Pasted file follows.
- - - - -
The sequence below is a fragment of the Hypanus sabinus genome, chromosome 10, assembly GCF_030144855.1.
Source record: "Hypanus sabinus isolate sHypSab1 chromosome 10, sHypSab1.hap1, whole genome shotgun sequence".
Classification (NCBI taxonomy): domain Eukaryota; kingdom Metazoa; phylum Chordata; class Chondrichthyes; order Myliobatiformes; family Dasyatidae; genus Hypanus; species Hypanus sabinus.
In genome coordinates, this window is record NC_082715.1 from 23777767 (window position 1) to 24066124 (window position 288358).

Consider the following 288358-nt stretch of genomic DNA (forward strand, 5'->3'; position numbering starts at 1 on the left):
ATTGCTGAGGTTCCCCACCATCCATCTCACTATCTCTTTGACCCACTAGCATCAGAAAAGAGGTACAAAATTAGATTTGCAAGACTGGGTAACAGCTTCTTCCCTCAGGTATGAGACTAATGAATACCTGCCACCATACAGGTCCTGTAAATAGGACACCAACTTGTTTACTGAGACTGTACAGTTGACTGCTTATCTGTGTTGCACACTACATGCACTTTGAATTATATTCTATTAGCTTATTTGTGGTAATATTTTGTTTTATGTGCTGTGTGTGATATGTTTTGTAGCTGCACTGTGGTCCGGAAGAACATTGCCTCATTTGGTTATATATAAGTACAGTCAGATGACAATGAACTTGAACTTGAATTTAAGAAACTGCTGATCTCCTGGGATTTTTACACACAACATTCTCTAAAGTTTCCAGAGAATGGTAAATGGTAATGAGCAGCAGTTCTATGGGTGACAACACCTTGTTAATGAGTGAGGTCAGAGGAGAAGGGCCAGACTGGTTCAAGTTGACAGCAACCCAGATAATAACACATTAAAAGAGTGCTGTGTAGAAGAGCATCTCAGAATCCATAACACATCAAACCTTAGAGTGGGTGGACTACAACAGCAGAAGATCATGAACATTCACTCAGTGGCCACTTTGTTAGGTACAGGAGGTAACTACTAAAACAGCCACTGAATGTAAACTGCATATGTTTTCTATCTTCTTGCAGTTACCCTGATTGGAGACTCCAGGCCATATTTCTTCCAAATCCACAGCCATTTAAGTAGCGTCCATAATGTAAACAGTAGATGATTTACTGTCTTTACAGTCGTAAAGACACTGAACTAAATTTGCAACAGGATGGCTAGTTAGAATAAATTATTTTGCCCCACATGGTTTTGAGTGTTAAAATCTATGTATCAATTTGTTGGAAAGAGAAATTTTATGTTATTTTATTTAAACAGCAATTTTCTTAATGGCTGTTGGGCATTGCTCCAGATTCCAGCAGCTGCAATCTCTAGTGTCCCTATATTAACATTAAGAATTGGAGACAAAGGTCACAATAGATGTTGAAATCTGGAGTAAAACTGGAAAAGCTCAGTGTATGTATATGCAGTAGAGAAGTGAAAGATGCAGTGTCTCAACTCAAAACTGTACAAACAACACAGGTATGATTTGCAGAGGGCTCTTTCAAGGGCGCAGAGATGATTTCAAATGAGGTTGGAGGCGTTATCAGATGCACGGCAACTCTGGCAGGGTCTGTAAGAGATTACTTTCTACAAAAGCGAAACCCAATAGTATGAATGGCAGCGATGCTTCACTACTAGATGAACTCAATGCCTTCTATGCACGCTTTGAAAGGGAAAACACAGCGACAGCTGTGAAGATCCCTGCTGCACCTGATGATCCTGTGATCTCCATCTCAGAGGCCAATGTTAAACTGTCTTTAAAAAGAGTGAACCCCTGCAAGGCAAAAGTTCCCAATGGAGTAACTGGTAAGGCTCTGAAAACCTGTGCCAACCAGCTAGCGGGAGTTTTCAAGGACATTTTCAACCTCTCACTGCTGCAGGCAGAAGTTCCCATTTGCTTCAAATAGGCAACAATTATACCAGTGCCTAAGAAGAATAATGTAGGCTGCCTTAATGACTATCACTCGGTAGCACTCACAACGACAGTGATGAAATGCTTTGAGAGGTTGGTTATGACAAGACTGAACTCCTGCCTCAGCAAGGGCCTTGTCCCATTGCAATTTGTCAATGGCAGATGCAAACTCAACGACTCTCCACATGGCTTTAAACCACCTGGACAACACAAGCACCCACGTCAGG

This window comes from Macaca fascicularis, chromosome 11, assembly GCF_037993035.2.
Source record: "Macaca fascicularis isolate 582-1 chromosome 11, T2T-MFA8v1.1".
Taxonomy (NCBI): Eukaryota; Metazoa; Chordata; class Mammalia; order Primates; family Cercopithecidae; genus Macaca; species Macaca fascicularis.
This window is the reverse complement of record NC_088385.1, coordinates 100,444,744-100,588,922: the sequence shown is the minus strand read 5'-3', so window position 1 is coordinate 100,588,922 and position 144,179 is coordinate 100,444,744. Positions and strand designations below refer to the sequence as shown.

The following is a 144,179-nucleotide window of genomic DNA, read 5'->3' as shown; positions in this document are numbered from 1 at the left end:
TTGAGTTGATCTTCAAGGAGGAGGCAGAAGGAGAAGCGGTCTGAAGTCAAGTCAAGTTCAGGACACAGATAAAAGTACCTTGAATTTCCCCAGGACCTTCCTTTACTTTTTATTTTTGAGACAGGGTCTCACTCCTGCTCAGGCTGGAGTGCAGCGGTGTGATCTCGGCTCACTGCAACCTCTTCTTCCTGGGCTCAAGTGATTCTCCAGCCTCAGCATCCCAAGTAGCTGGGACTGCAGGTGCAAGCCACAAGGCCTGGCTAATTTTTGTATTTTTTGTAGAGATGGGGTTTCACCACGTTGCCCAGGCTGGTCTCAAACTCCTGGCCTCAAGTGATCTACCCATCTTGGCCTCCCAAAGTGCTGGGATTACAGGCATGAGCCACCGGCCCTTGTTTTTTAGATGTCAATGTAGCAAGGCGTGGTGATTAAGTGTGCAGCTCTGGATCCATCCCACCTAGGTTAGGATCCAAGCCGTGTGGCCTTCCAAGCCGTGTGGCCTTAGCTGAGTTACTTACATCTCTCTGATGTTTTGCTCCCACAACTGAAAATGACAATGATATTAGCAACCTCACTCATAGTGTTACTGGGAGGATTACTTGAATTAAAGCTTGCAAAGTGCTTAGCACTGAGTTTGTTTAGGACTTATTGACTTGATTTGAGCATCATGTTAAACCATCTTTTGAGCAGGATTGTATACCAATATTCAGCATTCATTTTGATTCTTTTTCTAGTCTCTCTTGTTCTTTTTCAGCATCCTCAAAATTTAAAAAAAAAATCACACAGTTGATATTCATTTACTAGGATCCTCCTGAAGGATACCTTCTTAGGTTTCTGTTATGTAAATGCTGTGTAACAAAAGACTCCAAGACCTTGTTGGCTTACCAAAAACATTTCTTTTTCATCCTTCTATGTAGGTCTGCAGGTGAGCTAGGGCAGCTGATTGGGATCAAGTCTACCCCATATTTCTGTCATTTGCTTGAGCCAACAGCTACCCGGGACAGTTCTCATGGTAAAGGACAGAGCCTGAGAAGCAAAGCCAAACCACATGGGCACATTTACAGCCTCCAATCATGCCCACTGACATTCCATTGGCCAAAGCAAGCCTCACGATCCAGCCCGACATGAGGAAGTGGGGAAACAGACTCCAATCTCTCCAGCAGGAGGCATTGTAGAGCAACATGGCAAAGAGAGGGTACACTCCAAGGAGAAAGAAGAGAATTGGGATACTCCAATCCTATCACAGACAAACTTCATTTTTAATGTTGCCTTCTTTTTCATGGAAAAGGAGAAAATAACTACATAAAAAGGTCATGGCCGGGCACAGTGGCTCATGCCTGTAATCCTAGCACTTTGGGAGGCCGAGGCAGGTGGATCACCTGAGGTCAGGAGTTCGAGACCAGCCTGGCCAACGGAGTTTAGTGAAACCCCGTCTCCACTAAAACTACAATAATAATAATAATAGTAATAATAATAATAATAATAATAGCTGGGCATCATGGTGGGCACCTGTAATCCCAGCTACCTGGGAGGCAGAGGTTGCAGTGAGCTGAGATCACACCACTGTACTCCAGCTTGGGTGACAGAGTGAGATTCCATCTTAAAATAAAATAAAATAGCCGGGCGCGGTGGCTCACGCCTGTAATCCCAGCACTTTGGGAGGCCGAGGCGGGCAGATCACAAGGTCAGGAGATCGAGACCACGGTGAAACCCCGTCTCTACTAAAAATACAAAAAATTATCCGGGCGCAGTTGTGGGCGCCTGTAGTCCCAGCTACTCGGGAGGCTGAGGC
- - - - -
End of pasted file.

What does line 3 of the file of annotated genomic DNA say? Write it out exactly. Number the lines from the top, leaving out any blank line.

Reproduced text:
Classification (NCBI taxonomy): domain Eukaryota; kingdom Metazoa; phylum Chordata; class Chondrichthyes; order Myliobatiformes; family Dasyatidae; genus Hypanus; species Hypanus sabinus.